(CNN) – Scores of supporters turned up to Mitt Romney's rally-turned-storm relief event in Ohio Monday with supplies to donate to survivors of Superstorm Sandy, but the candidate's campaign was prepared with supplies of their own in case people arrived empty handed.
Among the neat rows of canned food, bottled water and diapers were supplies purchased by Romney staff and volunteers, filling out what could have been an embarrassing photo-op for the GOP nominee.
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"Our campaign, our staff and our volunteers did purchase and donate relief supplies so that they could be sent to a Red Cross center in the area affected by the storm. We don't have a cost assessment on it, but we were definitely grateful for everyone's help and we are happy to do our part for the relief efforts," Rick Gorka, a Romney campaign spokesman, said Wednesday.
The event, which was originally meant to be a campaign rally but was changed to a "storm relief event" on Monday evening, was held in a high school gymnasium in Kettering, Ohio. The high-profile supporters originally meant to campaign with Romney at the rally – racecar driver Richard Petty and "Alabama" lead singer Randy Owen – were both at the relief event, and Romney described the donations from the crowd as a "cover charge" for seeing Owen perform.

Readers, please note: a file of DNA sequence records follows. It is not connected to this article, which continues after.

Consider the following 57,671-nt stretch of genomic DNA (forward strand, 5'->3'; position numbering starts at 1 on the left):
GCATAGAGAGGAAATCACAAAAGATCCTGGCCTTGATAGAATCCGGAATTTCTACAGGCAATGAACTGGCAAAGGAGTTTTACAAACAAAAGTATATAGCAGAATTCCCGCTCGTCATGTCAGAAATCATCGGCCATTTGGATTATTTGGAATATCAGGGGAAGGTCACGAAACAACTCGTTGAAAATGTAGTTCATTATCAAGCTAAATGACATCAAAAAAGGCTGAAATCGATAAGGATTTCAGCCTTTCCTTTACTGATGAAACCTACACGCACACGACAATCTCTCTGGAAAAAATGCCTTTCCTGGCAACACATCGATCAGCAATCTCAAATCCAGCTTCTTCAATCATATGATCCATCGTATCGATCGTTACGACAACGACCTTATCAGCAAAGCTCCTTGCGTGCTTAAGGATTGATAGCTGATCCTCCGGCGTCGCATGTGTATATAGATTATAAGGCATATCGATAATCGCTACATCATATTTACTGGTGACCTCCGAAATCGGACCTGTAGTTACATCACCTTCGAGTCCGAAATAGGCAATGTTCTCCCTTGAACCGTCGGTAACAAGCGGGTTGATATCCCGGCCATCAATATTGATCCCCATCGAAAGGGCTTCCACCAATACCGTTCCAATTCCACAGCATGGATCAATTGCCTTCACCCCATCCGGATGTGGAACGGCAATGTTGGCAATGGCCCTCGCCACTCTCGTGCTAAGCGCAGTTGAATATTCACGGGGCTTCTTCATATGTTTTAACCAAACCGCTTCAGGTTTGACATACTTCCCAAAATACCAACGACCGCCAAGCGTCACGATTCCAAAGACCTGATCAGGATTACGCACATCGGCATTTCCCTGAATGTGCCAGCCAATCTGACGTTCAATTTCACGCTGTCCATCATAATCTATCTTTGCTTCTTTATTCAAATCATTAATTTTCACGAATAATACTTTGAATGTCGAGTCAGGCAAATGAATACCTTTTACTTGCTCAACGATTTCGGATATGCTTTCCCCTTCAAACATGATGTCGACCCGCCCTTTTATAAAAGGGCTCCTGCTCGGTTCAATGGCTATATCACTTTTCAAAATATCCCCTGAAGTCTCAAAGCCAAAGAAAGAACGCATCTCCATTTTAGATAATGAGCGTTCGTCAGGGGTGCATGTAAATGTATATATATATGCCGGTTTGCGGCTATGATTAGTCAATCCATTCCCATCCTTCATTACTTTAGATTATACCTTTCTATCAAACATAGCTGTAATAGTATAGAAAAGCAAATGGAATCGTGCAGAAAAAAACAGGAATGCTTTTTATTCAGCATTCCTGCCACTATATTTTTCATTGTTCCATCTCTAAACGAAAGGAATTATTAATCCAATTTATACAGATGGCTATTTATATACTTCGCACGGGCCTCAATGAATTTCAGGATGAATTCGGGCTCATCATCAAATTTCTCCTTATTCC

"We have a lot of goods here, and I know there's more coming in," Romney said in brief remarks delivered at the beginning of the event. "We're going to box these things up in just a minute and put them on some trucks, and were going to send them to into, I think it's New Jersey, as a site that we've identified that can take these goods and distribute them to people who need them."
"We won't be able to solve all the problems with our effort this morning," Romney continued. "There will still be a lot of people looking for goods even though we've gathered these things, but I know that."
After his remarks, Romney stood and accepted donations from the crowd of supporters for more than a half an hour.
He later walked outside to load crates of water onto a truck. Romney's campaign told reporters that a Red Cross warehouse in New Jersey was accepting the donation, despite a statement on the charity's website saying they "do not accept or solicit individual donations or collections of items" because processing them requires resources better used on other projects.
"The American Red Cross appreciates the support from the Romney campaign and is working with the campaign to process this donation of supplies," the statement read. "We are grateful that both the Obama and Romney campaigns have also encouraged the public to send financial donations to the Red Cross. We encourage individuals who want to help to consider making a financial donation or making an appointment to give blood."
At his event, Romney encouraged supporters to donate money to the Red Cross, and his campaign said Wednesday he himself had personally donated to the group. They did not divulge the size of Romney's contribution.